The media can justifiably contend that the Biden administration is using them as a scapegoat for its own confusing, contradictory messages.

Nobody in the media made President Biden go out on July 4 and sound like the pandemic was in the rear-view mirror: “We are emerging from the darkness of years; a year of pandemic and isolation; a year of pain, fear, and heartbreaking loss. . . . We’re closer than ever to declaring our independence from a deadly virus.” The media didn’t strong-arm the CDC into drawing sweeping conclusions from new data drawn from a week of partying at gay bars in Provincetown, Mass. The media didn’t force National Institutes of Health director Francis Collins to go on television and declare that parents should wear masks in their homes around their unvaccinated children. Releasing 1,500 COVID-infected migrants into McAllen, Texas, is an administration policy, not a media one.

The Biden administration can point out that this isn’t happening in a vacuum. Yes, it is the middle of summer, but cable-news ratings are down a lot from the Trump years. Some publications that thrived during the relentless circus of the Trump administration are in serious slumps. The Atlantic “had lost more than $20 million and was on track to lose another $10 million this year, according to slides of the presentation shared with NBC News.”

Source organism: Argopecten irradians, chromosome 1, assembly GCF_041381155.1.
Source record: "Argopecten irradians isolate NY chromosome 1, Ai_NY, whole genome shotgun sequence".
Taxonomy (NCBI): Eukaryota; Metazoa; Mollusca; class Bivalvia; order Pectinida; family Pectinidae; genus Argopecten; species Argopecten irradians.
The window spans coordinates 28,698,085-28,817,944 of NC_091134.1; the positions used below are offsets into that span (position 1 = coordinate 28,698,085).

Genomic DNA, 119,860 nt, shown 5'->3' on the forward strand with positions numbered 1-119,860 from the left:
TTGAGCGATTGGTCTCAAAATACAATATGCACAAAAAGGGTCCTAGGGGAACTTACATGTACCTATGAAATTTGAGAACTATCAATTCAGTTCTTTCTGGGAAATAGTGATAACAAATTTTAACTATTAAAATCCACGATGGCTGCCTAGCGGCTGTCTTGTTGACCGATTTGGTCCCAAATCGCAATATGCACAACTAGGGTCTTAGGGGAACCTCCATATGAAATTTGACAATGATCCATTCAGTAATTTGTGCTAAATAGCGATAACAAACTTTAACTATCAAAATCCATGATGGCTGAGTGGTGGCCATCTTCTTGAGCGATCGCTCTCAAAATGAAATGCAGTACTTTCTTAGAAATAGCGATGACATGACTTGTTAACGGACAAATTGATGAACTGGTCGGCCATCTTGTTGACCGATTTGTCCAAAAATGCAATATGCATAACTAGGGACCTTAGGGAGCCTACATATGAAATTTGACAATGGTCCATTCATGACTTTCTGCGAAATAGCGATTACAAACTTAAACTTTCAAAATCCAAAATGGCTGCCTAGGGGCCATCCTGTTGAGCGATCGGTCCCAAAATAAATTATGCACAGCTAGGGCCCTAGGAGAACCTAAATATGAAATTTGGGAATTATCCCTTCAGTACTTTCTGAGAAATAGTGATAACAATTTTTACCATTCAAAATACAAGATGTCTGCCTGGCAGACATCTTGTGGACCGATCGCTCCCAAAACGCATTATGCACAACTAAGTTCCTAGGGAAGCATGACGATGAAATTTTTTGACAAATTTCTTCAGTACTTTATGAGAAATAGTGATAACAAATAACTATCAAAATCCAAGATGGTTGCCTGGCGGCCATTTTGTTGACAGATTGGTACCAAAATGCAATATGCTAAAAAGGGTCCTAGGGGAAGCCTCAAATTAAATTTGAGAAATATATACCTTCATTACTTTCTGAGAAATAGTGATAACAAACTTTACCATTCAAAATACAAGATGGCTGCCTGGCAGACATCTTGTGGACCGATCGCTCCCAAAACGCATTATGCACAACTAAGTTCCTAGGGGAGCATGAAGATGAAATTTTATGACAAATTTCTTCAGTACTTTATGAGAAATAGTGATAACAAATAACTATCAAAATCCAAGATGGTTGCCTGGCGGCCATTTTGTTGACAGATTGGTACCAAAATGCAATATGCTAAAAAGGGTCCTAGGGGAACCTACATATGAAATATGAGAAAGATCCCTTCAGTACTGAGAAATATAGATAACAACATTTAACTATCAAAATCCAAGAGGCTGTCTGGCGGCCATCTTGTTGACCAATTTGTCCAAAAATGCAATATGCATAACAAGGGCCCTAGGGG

Media coverage declaring that “The 165 million vaccinated Americans are going to be fine, and the vast majority of the unvaccinated will survive, but they ought to get their shots anyway to avoid a severe reaction or hospitalization” wouldn’t generate much interest.

A headline such as “Nearly 8,000 Breakthrough COVID Cases Reported in Mass.; 100 Have Now Died” from the NBC Boston affiliate could easily leave the impression that the vaccines don’t work. The smaller sub-headline notes that’s out of 4.3 million vaccinated people!